Activation of Human Immunodeficiency Virus Transcription in T Cells Revisited: NF-κB p65 Stimulates Transcriptional Elongation

West, Michelle J, Lowe, Anthony D and Karn, Jonathan (2001) Activation of Human Immunodeficiency Virus Transcription in T Cells Revisited: NF-κB p65 Stimulates Transcriptional Elongation. Journal of Virology, 75 (18). pp. 8524-8537. ISSN 0022-538X

Full text not available from this repository.


Human immunodeficiency virus type 1 (HIV-1) is able to establish a persistent latent infection during which the integrated provirus remains transcriptionally silent. Viral transcription is stimulated by NF-¿B, which is activated following the exposure of infected T cells to antigens or mitogens. Although it is commonly assumed that NF-¿B stimulates transcriptional initiation alone, we have found using RNase protection assays that, in addition to stimulating initiation, it can also stimulate elongation from the HIV-1 long terminal repeat. When either Jurkat or CCRF/CEM cells were activated by the mitogens phorbol myristate acetate and phytohemagglutinin, elongation, as measured by the proportion of full-length transcripts, increased two- to fourfold, even in the absence of Tat. Transfection of T cells with plasmids carrying the different subunits of NF-¿B demonstrated that the activation of transcriptional elongation is mediated specifically by the p65 subunit. It seems likely that initiation is activated because of NF-¿B's ability to disrupt chromatin structures through the recruitment of histone acetyltransferases. To test whether p65 could stimulate elongation under conditions where it did not affect histone acetylation, cells were treated with the histone deacetylase inhibitor trichostatin A. Remarkably, addition of p65 to the trichostatin A-treated cell lines resulted in a dramatic increase in transcription elongation, reaching levels equivalent to those observed in the presence of Tat. We suggest that the activation of elongation by NF-¿B p65 involves a distinct biochemical mechanism, probably the activation of carboxyl-terminal domain kinases at the promoter.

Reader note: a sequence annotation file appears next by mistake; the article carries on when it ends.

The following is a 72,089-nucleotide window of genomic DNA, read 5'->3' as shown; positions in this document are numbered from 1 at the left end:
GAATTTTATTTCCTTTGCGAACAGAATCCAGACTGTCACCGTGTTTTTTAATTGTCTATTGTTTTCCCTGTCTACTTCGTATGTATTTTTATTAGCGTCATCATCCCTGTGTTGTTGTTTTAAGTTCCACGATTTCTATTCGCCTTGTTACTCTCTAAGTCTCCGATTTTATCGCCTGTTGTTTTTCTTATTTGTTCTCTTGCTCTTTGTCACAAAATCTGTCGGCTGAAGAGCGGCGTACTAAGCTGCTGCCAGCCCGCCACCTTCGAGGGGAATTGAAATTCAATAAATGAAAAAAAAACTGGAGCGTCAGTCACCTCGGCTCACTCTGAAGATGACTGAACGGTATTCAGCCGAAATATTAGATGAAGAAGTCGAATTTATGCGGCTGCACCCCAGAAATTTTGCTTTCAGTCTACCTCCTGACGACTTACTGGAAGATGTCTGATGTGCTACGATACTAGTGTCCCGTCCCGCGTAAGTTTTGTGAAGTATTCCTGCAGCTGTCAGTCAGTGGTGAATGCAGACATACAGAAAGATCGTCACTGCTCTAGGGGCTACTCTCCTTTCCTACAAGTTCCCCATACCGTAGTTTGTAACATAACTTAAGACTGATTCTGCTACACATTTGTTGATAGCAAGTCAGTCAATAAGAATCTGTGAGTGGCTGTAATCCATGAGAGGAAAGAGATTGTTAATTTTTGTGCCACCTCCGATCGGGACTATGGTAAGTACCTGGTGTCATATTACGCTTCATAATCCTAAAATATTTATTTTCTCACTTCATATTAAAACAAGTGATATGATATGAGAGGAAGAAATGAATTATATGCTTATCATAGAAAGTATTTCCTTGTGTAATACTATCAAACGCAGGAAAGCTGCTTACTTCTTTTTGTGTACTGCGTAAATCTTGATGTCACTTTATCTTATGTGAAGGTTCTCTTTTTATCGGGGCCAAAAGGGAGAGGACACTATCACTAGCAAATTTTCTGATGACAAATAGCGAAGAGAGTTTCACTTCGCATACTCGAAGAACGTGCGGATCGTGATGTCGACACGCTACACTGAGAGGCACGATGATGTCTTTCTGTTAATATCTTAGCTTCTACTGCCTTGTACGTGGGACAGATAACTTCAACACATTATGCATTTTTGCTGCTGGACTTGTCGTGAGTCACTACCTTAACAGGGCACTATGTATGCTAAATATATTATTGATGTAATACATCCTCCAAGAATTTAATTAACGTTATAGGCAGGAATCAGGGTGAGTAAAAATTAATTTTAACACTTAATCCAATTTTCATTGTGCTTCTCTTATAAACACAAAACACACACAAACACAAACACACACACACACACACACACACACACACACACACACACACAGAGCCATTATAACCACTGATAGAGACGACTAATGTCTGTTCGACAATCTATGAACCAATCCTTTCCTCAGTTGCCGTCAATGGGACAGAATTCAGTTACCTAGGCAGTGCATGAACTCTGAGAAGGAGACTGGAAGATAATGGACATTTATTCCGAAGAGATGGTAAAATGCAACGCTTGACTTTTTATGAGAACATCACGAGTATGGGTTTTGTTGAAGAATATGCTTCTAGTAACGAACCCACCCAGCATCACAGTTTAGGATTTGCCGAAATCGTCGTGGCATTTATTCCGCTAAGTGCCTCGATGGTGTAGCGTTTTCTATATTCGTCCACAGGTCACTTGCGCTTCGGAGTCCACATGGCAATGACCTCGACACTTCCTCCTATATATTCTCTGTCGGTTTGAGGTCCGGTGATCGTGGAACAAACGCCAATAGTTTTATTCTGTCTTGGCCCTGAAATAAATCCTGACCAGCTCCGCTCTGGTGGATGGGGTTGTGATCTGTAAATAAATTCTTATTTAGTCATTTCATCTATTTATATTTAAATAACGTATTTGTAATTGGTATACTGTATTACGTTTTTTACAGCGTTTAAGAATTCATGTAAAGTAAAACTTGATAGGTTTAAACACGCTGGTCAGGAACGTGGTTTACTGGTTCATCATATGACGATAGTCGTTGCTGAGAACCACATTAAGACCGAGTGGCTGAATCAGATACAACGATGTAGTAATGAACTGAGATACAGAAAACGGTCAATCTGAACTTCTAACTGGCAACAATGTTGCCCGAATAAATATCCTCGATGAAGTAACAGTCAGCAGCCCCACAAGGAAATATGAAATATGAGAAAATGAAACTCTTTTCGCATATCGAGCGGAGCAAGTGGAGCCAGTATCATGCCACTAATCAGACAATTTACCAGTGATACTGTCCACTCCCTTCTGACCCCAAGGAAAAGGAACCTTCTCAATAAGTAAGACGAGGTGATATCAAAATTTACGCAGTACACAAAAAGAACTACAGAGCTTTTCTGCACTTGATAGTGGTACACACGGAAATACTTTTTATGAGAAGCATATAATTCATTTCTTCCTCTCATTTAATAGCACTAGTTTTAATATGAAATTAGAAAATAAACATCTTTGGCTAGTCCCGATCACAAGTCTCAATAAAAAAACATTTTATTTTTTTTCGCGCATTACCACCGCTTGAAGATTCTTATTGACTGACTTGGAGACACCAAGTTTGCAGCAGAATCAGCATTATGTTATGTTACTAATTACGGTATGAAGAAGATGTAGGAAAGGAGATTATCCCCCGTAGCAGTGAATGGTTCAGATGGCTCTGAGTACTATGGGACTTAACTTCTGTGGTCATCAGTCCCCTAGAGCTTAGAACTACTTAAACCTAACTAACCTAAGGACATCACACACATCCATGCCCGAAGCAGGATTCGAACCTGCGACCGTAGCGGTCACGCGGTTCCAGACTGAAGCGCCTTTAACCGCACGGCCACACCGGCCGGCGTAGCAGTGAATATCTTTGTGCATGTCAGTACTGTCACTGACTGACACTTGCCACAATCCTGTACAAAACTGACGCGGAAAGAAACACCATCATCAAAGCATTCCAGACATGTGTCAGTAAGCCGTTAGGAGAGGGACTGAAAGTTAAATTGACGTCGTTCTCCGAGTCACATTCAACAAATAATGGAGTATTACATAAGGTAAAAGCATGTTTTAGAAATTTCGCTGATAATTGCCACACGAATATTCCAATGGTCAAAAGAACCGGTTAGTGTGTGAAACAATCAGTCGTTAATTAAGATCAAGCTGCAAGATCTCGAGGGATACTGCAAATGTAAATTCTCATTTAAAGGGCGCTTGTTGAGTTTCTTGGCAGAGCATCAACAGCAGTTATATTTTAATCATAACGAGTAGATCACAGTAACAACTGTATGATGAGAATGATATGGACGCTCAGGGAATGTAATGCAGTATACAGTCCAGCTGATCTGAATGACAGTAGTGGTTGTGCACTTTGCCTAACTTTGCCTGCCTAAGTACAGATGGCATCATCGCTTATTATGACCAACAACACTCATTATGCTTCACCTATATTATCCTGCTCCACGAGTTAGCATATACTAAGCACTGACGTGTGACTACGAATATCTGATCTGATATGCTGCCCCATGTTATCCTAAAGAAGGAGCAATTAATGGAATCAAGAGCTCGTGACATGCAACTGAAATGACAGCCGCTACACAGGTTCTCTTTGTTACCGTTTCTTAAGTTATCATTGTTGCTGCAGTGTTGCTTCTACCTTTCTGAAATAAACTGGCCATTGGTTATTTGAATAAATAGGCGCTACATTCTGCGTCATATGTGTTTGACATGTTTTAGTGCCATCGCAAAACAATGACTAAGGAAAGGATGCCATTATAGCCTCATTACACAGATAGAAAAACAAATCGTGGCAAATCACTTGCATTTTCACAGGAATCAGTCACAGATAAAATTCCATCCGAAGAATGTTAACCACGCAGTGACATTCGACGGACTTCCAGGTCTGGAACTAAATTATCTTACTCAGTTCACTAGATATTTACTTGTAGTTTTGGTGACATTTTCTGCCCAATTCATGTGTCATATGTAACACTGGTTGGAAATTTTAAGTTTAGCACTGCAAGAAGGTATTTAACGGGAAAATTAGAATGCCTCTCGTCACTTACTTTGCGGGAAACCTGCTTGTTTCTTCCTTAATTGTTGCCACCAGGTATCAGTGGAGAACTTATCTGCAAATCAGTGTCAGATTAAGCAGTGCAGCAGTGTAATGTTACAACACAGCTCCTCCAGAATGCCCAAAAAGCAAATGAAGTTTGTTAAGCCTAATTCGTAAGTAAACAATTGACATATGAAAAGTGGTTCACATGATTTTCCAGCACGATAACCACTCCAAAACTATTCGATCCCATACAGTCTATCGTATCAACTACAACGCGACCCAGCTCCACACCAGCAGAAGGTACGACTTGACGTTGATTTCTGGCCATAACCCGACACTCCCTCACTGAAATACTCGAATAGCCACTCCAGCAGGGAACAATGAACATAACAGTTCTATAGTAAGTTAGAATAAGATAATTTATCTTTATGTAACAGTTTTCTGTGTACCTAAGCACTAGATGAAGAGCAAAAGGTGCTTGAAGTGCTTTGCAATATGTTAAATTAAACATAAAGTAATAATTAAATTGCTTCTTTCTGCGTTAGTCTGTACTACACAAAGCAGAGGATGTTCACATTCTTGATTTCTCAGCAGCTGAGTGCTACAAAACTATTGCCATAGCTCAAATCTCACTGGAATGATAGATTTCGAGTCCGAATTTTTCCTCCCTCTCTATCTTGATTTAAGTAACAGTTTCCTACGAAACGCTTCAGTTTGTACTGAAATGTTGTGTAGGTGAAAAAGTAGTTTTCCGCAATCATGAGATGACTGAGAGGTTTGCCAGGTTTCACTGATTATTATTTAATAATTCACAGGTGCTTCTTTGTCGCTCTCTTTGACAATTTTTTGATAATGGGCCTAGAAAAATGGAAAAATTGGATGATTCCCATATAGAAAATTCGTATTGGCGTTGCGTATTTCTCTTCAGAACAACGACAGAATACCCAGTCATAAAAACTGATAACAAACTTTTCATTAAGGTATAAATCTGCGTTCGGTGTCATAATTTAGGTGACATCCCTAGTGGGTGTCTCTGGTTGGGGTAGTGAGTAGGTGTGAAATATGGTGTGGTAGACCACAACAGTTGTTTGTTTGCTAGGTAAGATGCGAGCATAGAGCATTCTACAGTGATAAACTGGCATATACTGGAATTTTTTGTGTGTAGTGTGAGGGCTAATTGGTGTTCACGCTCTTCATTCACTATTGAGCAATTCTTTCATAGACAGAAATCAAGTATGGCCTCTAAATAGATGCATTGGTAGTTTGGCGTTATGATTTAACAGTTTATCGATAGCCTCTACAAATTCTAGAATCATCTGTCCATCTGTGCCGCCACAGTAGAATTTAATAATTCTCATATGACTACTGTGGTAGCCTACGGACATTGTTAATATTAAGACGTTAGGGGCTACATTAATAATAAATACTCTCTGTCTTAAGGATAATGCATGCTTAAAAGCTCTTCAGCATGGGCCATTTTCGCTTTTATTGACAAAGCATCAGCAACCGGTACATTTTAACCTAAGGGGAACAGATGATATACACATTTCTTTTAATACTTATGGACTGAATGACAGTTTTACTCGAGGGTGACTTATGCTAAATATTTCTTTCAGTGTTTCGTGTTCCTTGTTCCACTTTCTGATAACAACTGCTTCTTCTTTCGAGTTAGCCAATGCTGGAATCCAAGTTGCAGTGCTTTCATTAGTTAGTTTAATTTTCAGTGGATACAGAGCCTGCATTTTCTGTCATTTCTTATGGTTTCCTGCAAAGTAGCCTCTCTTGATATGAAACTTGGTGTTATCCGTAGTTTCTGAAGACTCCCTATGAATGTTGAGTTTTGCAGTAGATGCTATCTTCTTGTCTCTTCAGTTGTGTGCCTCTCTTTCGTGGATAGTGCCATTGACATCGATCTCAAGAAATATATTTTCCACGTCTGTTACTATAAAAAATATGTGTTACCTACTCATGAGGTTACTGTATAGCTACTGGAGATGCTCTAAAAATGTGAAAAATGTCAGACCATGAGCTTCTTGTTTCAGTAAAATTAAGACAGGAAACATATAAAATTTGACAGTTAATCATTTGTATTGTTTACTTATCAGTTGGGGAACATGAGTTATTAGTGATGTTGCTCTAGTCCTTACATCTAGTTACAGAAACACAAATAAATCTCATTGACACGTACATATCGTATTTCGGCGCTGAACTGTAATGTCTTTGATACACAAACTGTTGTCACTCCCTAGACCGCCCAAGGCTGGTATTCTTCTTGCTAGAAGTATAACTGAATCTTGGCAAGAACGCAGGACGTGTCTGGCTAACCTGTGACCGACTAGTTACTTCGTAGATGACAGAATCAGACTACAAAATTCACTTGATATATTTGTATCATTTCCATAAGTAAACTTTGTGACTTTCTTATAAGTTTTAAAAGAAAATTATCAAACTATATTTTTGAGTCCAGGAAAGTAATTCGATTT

Item Type: Article
Additional Information: 95% of the data in this paper was generated by West as a post-doc in the Karn lab.
Schools and Departments: School of Life Sciences > Biochemistry
Depositing User: Michelle West
Date Deposited: 06 Feb 2012 21:10
Last Modified: 04 May 2012 08:48
📧 Request an update